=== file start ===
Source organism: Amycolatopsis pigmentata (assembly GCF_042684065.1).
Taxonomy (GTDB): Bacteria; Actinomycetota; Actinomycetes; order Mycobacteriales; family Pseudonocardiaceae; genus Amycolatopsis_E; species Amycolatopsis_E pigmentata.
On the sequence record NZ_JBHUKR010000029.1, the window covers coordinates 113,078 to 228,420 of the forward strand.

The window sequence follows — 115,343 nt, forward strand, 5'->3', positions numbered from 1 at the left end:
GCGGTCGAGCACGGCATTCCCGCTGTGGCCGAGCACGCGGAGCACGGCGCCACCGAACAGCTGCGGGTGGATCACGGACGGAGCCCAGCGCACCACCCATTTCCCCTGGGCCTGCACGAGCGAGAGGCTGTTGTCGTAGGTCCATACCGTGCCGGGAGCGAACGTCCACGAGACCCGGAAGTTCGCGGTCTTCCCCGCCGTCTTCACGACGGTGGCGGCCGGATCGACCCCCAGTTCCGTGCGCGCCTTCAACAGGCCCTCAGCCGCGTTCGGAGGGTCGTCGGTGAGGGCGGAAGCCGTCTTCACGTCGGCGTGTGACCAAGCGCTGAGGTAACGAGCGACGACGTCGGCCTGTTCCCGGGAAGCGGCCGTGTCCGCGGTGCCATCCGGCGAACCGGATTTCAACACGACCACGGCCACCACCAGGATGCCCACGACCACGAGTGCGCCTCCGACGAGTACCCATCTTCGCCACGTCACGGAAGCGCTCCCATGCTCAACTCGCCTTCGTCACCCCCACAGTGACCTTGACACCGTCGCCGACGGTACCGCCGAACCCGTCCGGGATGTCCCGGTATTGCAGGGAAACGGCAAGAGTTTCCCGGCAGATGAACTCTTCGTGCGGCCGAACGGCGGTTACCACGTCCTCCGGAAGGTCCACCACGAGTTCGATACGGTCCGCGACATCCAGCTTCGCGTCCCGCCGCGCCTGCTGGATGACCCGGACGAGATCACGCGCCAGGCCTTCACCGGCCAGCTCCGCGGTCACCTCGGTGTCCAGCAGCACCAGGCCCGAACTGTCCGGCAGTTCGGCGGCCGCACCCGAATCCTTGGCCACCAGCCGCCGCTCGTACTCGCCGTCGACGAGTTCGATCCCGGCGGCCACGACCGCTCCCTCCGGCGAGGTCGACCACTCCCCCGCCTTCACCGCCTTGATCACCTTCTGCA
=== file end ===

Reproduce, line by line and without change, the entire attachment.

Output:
Source organism: Amycolatopsis pigmentata (assembly GCF_042684065.1).
Taxonomy (GTDB): Bacteria; Actinomycetota; Actinomycetes; order Mycobacteriales; family Pseudonocardiaceae; genus Amycolatopsis_E; species Amycolatopsis_E pigmentata.
On the sequence record NZ_JBHUKR010000029.1, the window covers coordinates 113,078 to 228,420 of the forward strand.

The window sequence follows — 115,343 nt, forward strand, 5'->3', positions numbered from 1 at the left end:
GCGGTCGAGCACGGCATTCCCGCTGTGGCCGAGCACGCGGAGCACGGCGCCACCGAACAGCTGCGGGTGGATCACGGACGGAGCCCAGCGCACCACCCATTTCCCCTGGGCCTGCACGAGCGAGAGGCTGTTGTCGTAGGTCCATACCGTGCCGGGAGCGAACGTCCACGAGACCCGGAAGTTCGCGGTCTTCCCCGCCGTCTTCACGACGGTGGCGGCCGGATCGACCCCCAGTTCCGTGCGCGCCTTCAACAGGCCCTCAGCCGCGTTCGGAGGGTCGTCGGTGAGGGCGGAAGCCGTCTTCACGTCGGCGTGTGACCAAGCGCTGAGGTAACGAGCGACGACGTCGGCCTGTTCCCGGGAAGCGGCCGTGTCCGCGGTGCCATCCGGCGAACCGGATTTCAACACGACCACGGCCACCACCAGGATGCCCACGACCACGAGTGCGCCTCCGACGAGTACCCATCTTCGCCACGTCACGGAAGCGCTCCCATGCTCAACTCGCCTTCGTCACCCCCACAGTGACCTTGACACCGTCGCCGACGGTACCGCCGAACCCGTCCGGGATGTCCCGGTATTGCAGGGAAACGGCAAGAGTTTCCCGGCAGATGAACTCTTCGTGCGGCCGAACGGCGGTTACCACGTCCTCCGGAAGGTCCACCACGAGTTCGATACGGTCCGCGACATCCAGCTTCGCGTCCCGCCGCGCCTGCTGGATGACCCGGACGAGATCACGCGCCAGGCCTTCACCGGCCAGCTCCGCGGTCACCTCGGTGTCCAGCAGCACCAGGCCCGAACTGTCCGGCAGTTCGGCGGCCGCACCCGAATCCTTGGCCACCAGCCGCCGCTCGTACTCGCCGTCGACGAGTTCGATCCCGGCGGCCACGACCGCTCCCTCCGGCGAGGTCGACCACTCCCCCGCCTTCACCGCCTTGATCACCTTCTGCA